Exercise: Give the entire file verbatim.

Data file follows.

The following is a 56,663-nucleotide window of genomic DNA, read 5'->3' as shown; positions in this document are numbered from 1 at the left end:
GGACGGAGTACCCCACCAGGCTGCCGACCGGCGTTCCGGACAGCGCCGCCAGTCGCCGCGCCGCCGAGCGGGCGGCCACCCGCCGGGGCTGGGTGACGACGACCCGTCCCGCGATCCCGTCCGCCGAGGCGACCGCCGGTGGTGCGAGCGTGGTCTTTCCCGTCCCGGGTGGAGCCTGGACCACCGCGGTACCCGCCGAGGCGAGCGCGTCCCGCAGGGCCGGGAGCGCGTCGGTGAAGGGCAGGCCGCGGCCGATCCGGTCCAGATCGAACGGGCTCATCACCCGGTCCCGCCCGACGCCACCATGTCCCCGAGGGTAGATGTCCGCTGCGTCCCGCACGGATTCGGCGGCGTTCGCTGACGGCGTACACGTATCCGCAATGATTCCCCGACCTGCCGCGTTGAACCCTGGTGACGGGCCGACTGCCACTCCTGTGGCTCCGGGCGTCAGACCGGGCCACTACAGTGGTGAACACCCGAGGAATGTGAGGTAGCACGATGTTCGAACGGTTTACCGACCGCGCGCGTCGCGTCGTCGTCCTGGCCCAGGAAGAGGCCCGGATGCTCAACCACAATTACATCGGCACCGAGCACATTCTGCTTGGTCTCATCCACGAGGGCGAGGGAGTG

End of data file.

The following is a 56,663-nucleotide window of genomic DNA, read 5'->3' as shown; positions in this document are numbered from 1 at the left end:
GGACGGAGTACCCCACCAGGCTGCCGACCGGCGTTCCGGACAGCGCCGCCAGTCGCCGCGCCGCCGAGCGGGCGGCCACCCGCCGGGGCTGGGTGACGACGACCCGTCCCGCGATCCCGTCCGCCGAGGCGACCGCCGGTGGTGCGAGCGTGGTCTTTCCCGTCCCGGGTGGAGCCTGGACCACCGCGGTACCCGCCGAGGCGAGCGCGTCCCGCAGGGCCGGGAGCGCGTCGGTGAAGGGCAGGCCGCGGCCGATCCGGTCCAGATCGAACGGGCTCATCACCCGGTCCCGCCCGACGCCACCATGTCCCCGAGGGTAGATGTCCGCTGCGTCCCGCACGGATTCGGCGGCGTTCGCTGACGGCGTACACGTATCCGCAATGATTCCCCGACCTGCCGCGTTGAACCCTGGTGACGGGCCGACTGCCACTCCTGTGGCTCCGGGCGTCAGACCGGGCCACTACAGTGGTGAACACCCGAGGAATGTGAGGTAGCACGATGTTCGAACGGTTTACCGACCGCGCGCGTCGCGTCGTCGTCCTGGCCCAGGAAGAGGCCCGGATGCTCAACCACAATTACATCGGCACCGAGCACATTCTGCTTGGTCTCATCCACGAGGGCGAGGGAGTG